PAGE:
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The political party thematic debate in Maun on Wednesday elicited mixed reactions, but the general consensus was that the overpopulation of elephants was impacting negatively on other species and contributing to an increase in the human/wildlife conflict.
With Maun being Botswana's tourism hub, the debate, which was broadcast live on Btv, focused on tourism and human/wildlife conflict.
The debate attracted representatives of all political parties contesting for next month's general elections.
One thing that the debaters agreed on was the increased animal population and the high level of human/wildlife conflict, which was becoming unmanageable in some areas.
Botswana Patriotic Front's Mr Oboetswe Gabotlale stressed the importance of devising a holistic management approach to the challenge.
He said although culling might be considered as one of the recommended management strategies, it could lead to illicit ivory trade.
He advised that teaching the communities about peaceful coexistence with the animals could also help.
He said there was growing concerns of poaching in some countries, hence the fleeing of elephants to Botswana, which had proven to be a safe haven for the animals.
Umbrella for Democratic Change Mr Dumelang Saleshando said his party believed in the evidence based policy intervention strategy.
He said in 2012 a study was conducted and it indicated that there was a steep decline in wildlife populations.
He said between 1996 and 2012 there was a 95 per cent decline in ostrich numbers, 90 per cent of wildebeest, and 81 per cent of warthogs and kudu numbers.
He said his party had resolved that the impasse could be addressed by creating more space in the wildlife management areas.
He said the transfrontier park between Botswana, Zambia, Zimbabwe and Namibia should be extended to augment its carrying capacity to ease the burden of overpopulation on Botswana.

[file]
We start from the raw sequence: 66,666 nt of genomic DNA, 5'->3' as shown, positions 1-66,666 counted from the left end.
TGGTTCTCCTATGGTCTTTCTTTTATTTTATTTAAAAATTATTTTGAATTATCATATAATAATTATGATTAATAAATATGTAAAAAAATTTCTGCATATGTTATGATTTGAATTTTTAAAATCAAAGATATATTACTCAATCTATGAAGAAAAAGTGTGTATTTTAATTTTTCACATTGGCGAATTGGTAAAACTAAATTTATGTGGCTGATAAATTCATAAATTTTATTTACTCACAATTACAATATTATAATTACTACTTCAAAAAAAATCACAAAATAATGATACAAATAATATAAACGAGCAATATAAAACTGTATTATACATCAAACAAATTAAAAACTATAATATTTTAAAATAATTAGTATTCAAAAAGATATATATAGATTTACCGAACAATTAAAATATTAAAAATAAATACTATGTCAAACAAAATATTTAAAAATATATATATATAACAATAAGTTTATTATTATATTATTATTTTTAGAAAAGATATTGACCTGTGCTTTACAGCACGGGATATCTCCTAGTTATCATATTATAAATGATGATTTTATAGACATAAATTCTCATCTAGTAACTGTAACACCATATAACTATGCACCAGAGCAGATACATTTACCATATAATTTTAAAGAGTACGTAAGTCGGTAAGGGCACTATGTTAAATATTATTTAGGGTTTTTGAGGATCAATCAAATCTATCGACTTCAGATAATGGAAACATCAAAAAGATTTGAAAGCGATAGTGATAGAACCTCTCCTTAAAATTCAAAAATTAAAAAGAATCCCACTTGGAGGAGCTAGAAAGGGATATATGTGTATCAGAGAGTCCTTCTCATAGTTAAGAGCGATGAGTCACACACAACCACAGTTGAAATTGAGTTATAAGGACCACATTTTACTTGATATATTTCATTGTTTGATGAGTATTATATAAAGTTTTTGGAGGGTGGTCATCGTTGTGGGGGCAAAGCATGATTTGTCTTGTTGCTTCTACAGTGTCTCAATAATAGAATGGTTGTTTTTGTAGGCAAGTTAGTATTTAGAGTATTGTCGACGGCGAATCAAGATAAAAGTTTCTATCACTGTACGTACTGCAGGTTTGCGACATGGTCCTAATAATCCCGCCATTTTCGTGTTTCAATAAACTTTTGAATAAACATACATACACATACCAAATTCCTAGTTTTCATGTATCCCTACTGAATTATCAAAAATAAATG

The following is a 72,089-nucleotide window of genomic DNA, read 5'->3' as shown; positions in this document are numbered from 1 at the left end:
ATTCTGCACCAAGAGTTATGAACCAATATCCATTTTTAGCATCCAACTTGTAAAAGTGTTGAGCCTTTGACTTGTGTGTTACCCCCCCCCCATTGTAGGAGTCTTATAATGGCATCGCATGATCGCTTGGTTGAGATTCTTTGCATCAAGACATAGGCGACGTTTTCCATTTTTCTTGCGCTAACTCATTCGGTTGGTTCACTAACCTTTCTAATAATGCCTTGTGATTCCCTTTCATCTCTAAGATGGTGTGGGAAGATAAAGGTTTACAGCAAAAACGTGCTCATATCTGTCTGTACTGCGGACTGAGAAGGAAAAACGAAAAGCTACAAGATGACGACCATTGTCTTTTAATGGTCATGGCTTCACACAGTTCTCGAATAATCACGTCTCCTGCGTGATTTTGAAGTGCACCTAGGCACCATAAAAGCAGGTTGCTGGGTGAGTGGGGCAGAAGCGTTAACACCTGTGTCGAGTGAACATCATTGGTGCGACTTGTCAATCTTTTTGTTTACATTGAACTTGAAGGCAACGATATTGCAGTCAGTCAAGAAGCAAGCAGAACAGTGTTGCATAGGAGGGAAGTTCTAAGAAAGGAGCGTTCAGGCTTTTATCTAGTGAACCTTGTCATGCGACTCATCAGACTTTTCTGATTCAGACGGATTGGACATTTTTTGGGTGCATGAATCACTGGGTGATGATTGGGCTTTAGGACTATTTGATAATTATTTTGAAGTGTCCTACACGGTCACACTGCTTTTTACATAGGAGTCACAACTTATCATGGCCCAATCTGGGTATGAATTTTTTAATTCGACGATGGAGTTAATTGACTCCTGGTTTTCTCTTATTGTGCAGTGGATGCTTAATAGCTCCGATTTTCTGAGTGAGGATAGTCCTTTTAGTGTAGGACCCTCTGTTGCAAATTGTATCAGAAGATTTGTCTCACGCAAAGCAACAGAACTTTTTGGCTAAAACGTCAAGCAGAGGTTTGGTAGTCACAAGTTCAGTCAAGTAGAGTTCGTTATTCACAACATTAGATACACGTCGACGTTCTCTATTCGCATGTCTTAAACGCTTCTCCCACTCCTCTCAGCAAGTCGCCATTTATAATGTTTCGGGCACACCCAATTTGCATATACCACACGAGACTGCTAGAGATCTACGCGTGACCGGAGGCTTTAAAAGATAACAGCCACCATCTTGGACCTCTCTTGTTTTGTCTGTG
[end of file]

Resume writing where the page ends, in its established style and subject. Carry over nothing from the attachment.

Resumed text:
Mr Saleshando said there was collapsed agricultural acitivities in some areas due to the wild animals conflict with the farming communities.
Botswana Movement for Democracy's Jeff Matlapeng said the challenge to address elephant issue was that Botswana was subjected to drastic decisions made by external forces and that local decision-makers were conflicted.
He gave an example of the communities of the Chobe enclave, especially residents of Parakarungu, Satau and Kachikau, who were not consulted when some of the decisions on the management strategies were made.
Mr Matlapeng said some of the management decisions needed to be informed by research.
Botswana Democratic Party's Mr Bagalatia Arone said during the consultative meetings that were held Batswana supported government's management plans on elephants.
He said government's priority was the welfare of its citizens, not wildlife as some people would like to believe.
Mr Arone said government was also involved in public education campaigns about the impact of the conflict on farmers' livelihoods.
He said lifting of the hunting ban was a management tool and that the new hunting quotas were to provide communities with an opportunity to participate in the international market.
Mr Arone appreciated the support Botswana was getting from the countries in the KAZA (Kavango Zambezi Transfrontier Conservation Area).
He said currently Angola had gazetted the largest national park, which would assist in the movement of elephants in the area.
Mr Jacob Mahupe of the Alliance for Progressives said government ignored the 1991 study, which indicated that there should have been a 3 000 annual decrease in the population of 50 000 animals to keep the annual range at 60 000.
He said his party supported culling as a management strategy and said predators such as lions should be included in the hunting quota.
He advised government to tell the Convention on International Trade in Endangered Species (CITES) the truth about the elephant situation in Botswana.
For his part, Mr Gaontebale Mokgosi of the Real Alternative Party advised government to always involve communities in tourism policy-making initiatives.
He also said as part of the strategy, government had to tighten anti-poaching structures and plough back money on tourism investment.
Mr Mokgosi said CITES had unscrupulous motives behind some its decisions.
He said fundamental democracy necessitated that as politicians they should hold different opinions, but that should not be a threat to tourism investment.
<i>Source : BOPA</i>